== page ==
What should be done to stop banks like Wells Fargo from scamming us?

Image via Peg Hunter (CC BY-NC 2.0) / Cropped from original

Wells Fargo’s CEO John Stumpf deserves every bit of the anger that the Senate Banking Committee directed at him for leading Wells Fargo while it created more than 2 million fake deposit and credit-card accounts, and then charged unknowing customers for them.

Stumpf has tried to lay the blame at the feet of workers. But this was not the behavior of a few out-of-control workers. The problem was systematic, and it followed from Wells Fargo’s use of high-stakes sales quotas for its employees. As the Los Angeles City Attorney’s office explained in its lawsuit, these quotas were often impossible to fulfill, and yet employees who fell short were often fired.

But Wells Fargo’s failure points to a broader problem. After all, this is hardly the first time Wells has faced scrutiny for illegal acts. As Senator Sherrod Brown (D-OH) pointed out, this is only one of 39 enforcement actions that Wells has faced in the last ten years.

Wells Fargo has racked up over $10 billion in fines for offenses from racial discrimination in mortgage lending, tomortgage fraud, to violations of the Americans with Disabilities Act.

So what should be done to stop banks from scamming us? Americans for Financial Reform has five specific proposals.

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Wells Fargo execs should not profit from the company’s misdeeds

Last week, we learned from an important joint enforcement action by the CFPB, OCC and Los Angeles City Attorney that Wells Fargo had opened accounts for 2 million customers without their consent. Bank employees had been pressured to do so by aggressive sales quotas that could not be met through actual sales. This week, we are appalled by the further news that the executive who oversaw the unit responsible for this fraud was not fired, and in fact is retiring with nearly $125 million in compensation.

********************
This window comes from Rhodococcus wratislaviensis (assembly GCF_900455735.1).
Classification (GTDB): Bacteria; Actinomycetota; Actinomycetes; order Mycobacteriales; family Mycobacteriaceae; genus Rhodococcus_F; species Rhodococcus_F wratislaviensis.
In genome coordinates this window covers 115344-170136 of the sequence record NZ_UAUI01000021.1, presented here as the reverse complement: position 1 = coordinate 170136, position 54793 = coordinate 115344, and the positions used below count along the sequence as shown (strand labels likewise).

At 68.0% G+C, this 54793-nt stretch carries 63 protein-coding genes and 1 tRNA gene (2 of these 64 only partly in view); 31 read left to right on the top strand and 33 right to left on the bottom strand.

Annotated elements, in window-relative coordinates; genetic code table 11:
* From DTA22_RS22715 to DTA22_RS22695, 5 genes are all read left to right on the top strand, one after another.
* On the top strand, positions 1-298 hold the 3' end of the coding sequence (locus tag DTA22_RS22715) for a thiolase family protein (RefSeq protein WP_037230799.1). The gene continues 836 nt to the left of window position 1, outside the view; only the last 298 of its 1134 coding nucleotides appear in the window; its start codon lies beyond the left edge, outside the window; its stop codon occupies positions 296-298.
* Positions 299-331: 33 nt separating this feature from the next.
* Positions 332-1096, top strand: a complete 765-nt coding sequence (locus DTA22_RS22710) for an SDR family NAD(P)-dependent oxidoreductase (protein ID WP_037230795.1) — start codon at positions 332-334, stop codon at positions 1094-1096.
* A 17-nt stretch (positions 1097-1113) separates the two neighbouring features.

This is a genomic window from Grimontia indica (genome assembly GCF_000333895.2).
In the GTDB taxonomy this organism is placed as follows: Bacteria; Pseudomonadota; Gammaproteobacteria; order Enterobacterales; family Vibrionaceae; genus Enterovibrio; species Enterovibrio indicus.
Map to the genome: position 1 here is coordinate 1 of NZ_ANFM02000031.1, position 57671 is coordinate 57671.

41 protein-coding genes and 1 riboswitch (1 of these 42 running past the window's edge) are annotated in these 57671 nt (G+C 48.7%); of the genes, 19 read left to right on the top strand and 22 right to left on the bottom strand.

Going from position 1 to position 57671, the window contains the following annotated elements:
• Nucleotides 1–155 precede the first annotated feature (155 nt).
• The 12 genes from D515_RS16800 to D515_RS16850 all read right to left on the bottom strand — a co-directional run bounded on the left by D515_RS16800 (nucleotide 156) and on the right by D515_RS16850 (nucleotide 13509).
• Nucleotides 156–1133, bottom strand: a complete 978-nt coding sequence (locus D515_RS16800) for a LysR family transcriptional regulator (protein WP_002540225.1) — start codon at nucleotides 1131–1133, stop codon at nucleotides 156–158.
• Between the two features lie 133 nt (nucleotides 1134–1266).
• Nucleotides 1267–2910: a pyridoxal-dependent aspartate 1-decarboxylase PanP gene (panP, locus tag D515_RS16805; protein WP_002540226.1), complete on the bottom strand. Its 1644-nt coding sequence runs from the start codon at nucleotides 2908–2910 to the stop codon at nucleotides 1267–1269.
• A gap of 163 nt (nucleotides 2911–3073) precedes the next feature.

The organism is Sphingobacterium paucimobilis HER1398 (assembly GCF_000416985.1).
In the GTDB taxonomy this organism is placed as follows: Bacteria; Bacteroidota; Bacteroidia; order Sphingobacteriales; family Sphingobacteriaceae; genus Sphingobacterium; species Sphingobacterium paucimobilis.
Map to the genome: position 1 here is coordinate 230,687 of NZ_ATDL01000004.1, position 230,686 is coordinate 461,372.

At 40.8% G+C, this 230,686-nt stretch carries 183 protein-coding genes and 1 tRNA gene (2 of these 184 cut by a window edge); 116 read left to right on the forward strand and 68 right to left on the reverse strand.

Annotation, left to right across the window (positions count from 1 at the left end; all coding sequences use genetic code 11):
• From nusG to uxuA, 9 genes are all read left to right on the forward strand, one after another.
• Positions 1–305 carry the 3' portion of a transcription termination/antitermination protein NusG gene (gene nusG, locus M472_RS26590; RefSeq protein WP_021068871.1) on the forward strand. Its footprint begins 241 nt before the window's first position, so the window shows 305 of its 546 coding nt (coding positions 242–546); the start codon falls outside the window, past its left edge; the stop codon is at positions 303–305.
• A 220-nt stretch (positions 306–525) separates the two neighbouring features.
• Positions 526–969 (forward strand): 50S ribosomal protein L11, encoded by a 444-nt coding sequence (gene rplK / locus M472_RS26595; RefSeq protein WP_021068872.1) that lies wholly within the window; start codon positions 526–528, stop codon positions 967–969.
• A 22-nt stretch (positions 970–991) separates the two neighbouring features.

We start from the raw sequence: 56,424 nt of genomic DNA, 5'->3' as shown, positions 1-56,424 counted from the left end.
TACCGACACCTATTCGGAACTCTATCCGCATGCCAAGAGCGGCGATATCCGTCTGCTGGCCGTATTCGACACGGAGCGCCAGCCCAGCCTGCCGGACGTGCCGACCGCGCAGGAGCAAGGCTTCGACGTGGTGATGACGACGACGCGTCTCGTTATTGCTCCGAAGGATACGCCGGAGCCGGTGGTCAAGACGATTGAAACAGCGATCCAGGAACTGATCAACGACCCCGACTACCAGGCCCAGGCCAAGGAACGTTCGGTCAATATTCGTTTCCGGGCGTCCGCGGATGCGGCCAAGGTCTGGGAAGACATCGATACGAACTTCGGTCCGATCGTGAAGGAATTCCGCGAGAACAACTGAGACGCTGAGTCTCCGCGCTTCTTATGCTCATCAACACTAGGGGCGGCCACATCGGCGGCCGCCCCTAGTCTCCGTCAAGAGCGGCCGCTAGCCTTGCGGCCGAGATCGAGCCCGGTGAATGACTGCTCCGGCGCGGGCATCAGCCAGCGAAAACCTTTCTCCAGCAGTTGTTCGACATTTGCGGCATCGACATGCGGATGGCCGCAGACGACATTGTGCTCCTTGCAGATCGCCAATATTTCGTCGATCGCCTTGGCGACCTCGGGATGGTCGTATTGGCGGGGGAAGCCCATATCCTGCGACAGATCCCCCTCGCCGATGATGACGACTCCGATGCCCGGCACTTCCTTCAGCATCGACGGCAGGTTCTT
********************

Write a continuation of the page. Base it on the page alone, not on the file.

Regulators have a tool in front of them to make it harder for bank executives to get away with giant pay packages in cases of lawbreaking and abuse. Section 956 of Dodd-Frank and Section 39 of the Federal Deposit Insurance Act give the watchdogs a mandate to stop banks from rewarding executives for practices designed to produce short-term gains with long-term risks. The regulatory agencies should exercise their existing authority to compel banks to use pay-clawback mechanisms, and they should make sure the final rule implementing Section 956 requires banks to take back pay from executives who oversee lawbreaking. In addition, the CFPB and OCC should refer their findings to the Department of Justice for a full investigation.

In the meantime, it is important that the penalties resulting from the illegal activity at Wells fall on the executives responsible for putting an abusive system in place and allowing it to continue. Wells Fargo and its CEO John Stumpf should claw back the $125 million going to the company’s head of consumer banking, Carrie Tolstedt, who supervised the employees directly engaged in these illegal acts. The company should also recover the bonuses received by Stumpf himself during the time period covered by the abuses. This money should be used to pay the penalties and refunds.cfp

After massive bank fine, Congress considers bill to gut financial reform

Image via Brandon Doran on flickr.com

Image via Brandon Doran on flickr.com

This week, the House Financial Services Committee will consider an extraordinarily dangerous bill that takes many of the worst ideas concocted by Wall Street lobbyists and their political friends and combines them into one toxic package.

The bill, the “Financial CHOICE Act” (H.R. 5983) is authored by House Financial Services Chairman Jeb Hensarling (R-TX-5), and it not only rolls back key portions of the Dodd-Frank Act, it also guts regulations that came before it. If passed, it would make financial regulation even weaker than it was even prior to the 2008 crisis. It also eviscerates the Consumer Financial Protection Bureau (CFPB) mere days after the CFPB fined Wells Fargo $100 million for widespread unlawful sales practices and ordered Wells Fargo to issue full refunds to all scammed customers. With banks continuing to abuse their own customers we need  MORE accountability, not less.